The hallmark of a witch’s garden is that traditionally, it isn’t really a garden. There were certain herbs that a person might have kept near the cottage door, as they were in regular use. But certainly, when witchcraft carried a death sentence, you wouldn’t cultivate plants that could land you on a pyre. Instead, the witch’s garden was found in the forests, in the meadow, amongst the plants that grew wild there.
So when creating a witch’s garden, you want to recreate the environments in which the plants you choose thrive. It’s not necessary to lay out a garden like you might with vegetables, with row upon row of plants. Unless for some reason you’re looking to grow large quantities. A cluster of two or three of the same plant is plenty for personal use, or if you’re just looking for an interesting garden plant.
Instead of a square plot, set up shop in an unused corner, or spread it out over several spots in your yard. And if you wish, have a main garden as well, particularly for some of the more deadly plants which you might want to restrict access to.
Take advantage of natural features when planning your witch’s garden
If it’s a forest plant you’re looking to grow, use a tree as a starting point, and build it up to match the plant, adding rock to recreate an alpine environment, or composting leaves and other vegetation to stand in for the forest floor.
Most of the witch’s garden plants I grow are forest plants, or at least do pretty well in a woodsy environment. So what I look for is a variety of light.
The most important step in planning is sitting still and watching the sun over the course of a day. But keep in mind, the path of the sun moves through the year, so if you’re planning for summer, don’t use the midwinter sun as your guide.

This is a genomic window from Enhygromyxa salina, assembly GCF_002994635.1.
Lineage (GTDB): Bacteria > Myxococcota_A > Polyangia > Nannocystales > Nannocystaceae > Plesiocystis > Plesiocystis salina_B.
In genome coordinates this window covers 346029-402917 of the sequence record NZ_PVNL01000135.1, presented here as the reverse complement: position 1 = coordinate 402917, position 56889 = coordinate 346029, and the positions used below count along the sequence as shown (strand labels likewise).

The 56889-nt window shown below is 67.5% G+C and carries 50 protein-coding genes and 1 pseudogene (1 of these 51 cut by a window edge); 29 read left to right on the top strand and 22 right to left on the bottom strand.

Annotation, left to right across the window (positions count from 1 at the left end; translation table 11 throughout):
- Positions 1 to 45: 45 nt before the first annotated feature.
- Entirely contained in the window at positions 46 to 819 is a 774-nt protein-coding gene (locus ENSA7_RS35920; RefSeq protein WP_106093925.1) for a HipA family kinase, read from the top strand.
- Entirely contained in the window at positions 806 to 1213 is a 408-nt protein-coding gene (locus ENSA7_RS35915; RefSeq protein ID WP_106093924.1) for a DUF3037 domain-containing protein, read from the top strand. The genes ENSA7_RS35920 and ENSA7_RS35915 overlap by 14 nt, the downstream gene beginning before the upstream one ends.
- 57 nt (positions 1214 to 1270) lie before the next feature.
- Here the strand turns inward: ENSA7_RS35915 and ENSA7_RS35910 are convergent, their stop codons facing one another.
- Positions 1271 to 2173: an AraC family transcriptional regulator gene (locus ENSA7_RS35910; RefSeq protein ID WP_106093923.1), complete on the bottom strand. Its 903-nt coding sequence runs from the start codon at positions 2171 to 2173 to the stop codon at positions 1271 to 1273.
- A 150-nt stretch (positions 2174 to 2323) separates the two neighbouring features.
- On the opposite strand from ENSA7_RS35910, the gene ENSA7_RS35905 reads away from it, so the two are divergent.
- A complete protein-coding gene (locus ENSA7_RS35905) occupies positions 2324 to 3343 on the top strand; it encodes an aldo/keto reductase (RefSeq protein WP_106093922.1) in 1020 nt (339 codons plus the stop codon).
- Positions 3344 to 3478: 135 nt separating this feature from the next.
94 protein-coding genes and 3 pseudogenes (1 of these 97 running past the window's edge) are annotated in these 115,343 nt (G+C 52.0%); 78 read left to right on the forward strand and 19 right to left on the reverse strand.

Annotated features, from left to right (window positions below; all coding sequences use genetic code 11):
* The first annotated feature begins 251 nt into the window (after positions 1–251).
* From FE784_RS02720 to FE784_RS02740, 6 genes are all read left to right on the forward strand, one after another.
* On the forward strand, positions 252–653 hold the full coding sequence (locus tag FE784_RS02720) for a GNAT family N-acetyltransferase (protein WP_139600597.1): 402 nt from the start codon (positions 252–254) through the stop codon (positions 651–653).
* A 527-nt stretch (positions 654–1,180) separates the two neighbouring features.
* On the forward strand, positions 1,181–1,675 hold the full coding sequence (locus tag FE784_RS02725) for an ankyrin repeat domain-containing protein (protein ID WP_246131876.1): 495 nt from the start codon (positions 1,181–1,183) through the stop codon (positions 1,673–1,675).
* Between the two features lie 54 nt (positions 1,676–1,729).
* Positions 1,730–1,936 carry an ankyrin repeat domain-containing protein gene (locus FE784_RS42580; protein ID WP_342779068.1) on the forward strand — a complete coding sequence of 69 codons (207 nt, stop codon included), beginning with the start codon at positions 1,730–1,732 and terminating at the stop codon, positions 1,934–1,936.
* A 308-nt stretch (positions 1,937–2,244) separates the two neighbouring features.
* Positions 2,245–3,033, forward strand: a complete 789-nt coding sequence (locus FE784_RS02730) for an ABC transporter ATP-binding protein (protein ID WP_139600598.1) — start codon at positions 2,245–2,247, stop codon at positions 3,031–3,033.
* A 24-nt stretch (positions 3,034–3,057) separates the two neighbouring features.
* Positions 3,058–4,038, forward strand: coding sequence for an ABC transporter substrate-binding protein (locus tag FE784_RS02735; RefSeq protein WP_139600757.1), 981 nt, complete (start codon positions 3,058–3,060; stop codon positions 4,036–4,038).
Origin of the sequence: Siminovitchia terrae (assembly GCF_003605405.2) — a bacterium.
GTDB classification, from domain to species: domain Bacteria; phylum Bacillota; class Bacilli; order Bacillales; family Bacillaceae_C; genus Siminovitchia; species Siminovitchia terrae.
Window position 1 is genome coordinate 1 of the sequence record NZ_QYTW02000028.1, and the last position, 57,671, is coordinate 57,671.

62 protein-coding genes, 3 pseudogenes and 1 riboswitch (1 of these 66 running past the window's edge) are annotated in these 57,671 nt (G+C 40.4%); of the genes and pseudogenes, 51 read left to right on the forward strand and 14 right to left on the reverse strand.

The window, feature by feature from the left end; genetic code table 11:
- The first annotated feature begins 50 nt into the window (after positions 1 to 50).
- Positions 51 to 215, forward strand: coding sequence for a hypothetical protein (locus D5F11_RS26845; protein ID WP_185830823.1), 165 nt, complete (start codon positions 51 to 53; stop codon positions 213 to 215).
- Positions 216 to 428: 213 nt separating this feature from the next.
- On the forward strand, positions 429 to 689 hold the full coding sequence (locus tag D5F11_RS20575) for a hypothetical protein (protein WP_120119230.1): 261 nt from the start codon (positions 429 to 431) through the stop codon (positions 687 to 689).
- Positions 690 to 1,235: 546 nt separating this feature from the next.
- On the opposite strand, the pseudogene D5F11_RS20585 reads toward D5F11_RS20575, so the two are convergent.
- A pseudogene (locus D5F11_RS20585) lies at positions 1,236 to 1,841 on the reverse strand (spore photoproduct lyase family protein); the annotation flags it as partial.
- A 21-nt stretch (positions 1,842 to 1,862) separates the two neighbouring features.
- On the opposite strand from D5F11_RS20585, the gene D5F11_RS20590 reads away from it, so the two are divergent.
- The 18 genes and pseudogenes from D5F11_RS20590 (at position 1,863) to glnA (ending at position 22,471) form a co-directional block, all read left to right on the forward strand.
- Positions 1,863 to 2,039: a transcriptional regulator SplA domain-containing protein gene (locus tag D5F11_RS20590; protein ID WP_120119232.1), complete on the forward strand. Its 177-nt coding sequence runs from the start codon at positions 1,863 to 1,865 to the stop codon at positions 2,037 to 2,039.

I use a barn at the back of the property for blocks of deep shade, and a tree which grows beside it and over the space for dappled shade, which for most plants that are part sun/shade is best. Dappled shade is like the moving shadows found under trees that let sunlight through the branches.
I also use taller plants to provide shade for shorter ones. Tall, leafy Monkshood, along with the overhang of the barn provides a shady home for a Jack in the Pulpit plant which came back this spring. It was a favorite of the native Americans, and prefers a shady, moist location. The old gutters on the barn drain near this spot, which provides an extra moist environment during the rainy spring months.
Or conversely, consider the shade cast by tall plants when planting shorter ones which require more light. One of the first plants up this spring was a Belladonna, which is on the sunny side of the Monkshood, so as not to get cheated of light. And it helps keep the Jack in the Pulpit shaded.
Watch out for the poisons when growing medicinal herbs as well